When the next generation of Mogannams took over Bi-Rite, it wasn’t hard to tell that the new store was run by a chef —Sam built a kitchen right in the middle of the store. Prepared foods became central to the Bi-Rite mission. And two decades later, it’s not only prepared foods that are enjoying continually strong growth, year after year. Deli and bakery are also among the strongest category performers for the company.

Not surprisingly, with Chef Sam at the helm, one of Bi-Rite’s signature offerings is its Bi-Rite Dinner. “We do dinner every day — hyper-seasonal dishes, rarely ever the same thing,” he says. “If something is a hit, though, it can become a core-market item.” Take roast chicken and mashed potatoes. On days it’s served, “there’s kind of like a mutiny” among the store’s customers, Mogannam said. Meatloaf is another comfort-food favorite.

Many of Bi-Rite’s chefs cut their teeth at some of the nation’s finest restaurants, Mogannam says. Both the 18th Street and the Western Addition markets have their own chefs and sous chefs, The company also employs a Chef of Culinary Innovations.   

Every day, in addition to the Bi-Rite Dinner, that team of chefs decides what 8 to 10 items they want to make in addition to the prepared food staples. Many items are made in-house, and many more at the Bi-Rite commissary. Soups also rotate on a regular basis. Chicken noodle and matzo ball are among the regular favorites, Mogannam says. Bi-Rite’s full-service deli case features about 30 items on any given day —about three-quarters of them fall into the “staples” category, the rest change depending on the season.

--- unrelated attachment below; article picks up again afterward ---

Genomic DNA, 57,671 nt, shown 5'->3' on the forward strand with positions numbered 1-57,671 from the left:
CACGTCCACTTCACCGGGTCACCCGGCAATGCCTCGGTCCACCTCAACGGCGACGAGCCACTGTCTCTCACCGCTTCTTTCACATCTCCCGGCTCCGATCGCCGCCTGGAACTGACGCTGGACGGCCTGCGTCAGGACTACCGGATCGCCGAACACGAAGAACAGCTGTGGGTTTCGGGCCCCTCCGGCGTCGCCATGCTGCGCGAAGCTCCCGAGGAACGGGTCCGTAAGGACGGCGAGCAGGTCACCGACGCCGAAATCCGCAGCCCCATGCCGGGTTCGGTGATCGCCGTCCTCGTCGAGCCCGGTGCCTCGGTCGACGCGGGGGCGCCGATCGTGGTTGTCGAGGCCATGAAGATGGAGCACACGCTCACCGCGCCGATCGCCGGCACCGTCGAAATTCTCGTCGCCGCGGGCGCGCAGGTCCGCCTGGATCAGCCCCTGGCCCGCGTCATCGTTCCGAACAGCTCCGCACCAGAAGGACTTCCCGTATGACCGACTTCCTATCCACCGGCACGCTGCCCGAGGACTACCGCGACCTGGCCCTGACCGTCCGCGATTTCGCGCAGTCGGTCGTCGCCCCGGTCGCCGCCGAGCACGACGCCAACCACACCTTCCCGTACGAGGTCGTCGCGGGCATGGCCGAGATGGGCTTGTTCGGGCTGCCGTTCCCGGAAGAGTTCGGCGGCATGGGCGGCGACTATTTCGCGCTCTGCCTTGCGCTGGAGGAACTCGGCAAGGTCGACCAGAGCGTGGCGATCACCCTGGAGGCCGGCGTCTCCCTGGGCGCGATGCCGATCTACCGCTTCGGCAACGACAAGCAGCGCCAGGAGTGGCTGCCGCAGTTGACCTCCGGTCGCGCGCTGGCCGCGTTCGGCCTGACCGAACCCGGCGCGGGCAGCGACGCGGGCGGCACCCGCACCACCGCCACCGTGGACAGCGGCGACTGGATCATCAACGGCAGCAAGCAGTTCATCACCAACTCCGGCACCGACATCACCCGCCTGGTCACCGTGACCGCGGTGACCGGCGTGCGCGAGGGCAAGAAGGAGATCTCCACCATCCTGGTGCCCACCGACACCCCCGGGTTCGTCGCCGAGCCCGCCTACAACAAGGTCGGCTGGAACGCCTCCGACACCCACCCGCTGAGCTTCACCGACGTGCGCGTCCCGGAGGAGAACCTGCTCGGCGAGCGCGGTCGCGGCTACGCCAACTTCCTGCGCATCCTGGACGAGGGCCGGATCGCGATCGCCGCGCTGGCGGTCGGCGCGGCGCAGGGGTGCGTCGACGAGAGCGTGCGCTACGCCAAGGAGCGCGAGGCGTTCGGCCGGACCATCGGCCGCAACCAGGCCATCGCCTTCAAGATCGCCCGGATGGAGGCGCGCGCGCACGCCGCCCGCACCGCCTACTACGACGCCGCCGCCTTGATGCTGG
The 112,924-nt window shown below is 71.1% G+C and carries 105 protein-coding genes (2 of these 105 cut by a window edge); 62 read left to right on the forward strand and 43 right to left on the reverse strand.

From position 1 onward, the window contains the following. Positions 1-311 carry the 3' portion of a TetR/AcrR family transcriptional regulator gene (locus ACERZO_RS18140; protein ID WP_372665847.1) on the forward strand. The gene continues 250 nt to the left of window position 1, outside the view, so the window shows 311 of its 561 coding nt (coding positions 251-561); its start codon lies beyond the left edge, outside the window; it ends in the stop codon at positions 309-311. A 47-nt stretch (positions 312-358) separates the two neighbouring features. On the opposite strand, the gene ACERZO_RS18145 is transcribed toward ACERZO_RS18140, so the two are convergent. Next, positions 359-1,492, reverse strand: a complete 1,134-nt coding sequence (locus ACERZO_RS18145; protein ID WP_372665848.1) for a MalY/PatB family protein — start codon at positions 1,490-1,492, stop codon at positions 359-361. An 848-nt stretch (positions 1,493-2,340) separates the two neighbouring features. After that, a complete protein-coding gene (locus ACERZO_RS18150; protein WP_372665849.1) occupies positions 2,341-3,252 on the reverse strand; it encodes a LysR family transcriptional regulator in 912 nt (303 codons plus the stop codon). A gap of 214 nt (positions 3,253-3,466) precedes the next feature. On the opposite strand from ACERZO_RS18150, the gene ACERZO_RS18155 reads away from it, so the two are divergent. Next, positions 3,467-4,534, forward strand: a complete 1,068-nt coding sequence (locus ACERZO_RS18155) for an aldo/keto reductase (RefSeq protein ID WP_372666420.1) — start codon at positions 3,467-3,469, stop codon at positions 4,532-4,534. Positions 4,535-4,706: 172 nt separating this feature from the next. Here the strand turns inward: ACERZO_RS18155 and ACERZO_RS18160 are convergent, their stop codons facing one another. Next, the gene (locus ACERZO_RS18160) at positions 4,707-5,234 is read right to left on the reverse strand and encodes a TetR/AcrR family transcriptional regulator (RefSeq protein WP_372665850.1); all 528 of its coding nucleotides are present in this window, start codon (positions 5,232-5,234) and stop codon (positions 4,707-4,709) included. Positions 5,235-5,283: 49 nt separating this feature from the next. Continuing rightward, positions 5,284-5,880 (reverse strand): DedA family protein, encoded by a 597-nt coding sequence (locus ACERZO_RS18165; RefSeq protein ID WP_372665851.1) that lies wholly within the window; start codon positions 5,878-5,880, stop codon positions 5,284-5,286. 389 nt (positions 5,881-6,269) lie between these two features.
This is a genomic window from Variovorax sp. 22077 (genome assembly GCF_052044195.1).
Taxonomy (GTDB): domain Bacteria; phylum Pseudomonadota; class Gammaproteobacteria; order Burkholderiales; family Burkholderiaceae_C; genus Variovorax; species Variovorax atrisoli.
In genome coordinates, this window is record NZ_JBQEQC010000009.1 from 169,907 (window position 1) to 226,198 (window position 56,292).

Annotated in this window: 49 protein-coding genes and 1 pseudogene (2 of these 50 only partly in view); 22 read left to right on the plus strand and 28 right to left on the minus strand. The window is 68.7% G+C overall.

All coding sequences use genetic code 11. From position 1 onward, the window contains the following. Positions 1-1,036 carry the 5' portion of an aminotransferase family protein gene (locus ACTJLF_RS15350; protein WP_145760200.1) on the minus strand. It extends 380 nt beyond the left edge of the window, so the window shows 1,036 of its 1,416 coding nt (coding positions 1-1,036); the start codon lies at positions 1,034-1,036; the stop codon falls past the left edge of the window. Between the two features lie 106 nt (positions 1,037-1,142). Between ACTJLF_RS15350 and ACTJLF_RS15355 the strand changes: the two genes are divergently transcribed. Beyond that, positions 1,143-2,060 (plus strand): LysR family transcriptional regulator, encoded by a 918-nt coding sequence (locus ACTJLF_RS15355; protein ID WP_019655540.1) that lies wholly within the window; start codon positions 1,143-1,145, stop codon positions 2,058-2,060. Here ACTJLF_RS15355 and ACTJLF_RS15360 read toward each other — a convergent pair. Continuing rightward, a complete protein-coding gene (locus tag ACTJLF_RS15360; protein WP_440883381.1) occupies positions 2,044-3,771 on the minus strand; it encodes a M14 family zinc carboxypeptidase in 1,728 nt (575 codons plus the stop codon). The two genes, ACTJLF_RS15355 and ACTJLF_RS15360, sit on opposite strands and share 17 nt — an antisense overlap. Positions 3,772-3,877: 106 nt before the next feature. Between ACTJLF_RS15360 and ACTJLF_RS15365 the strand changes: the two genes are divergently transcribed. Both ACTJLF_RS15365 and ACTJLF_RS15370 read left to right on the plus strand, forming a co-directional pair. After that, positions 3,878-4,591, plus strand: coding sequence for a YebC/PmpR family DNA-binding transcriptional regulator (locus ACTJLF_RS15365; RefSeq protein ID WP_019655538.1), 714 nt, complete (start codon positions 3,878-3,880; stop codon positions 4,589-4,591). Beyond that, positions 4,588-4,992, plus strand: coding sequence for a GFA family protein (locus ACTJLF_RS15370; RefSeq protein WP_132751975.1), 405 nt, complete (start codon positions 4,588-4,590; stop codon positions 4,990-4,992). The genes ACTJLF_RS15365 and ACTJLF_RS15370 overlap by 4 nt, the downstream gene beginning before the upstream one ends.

Sandwich options on the January day InStore paid a visit included recognizable fare like a meatball sub, grilled chicken, turkey and ham. More exotic offerings included a Vegan Hippy (avocado, sweet potato, pea shoots and green onion aioli on thick-cut seeded bread), Tofu Banh Mi (fried tofu, pickled vegetables, cilantro, scallions and aioli on a baguette) and Fried Chicken (buttermilk fried chicken prepared buffalo style, Calabrian chili, honey, cabbage, aioli and pickles on a baguette).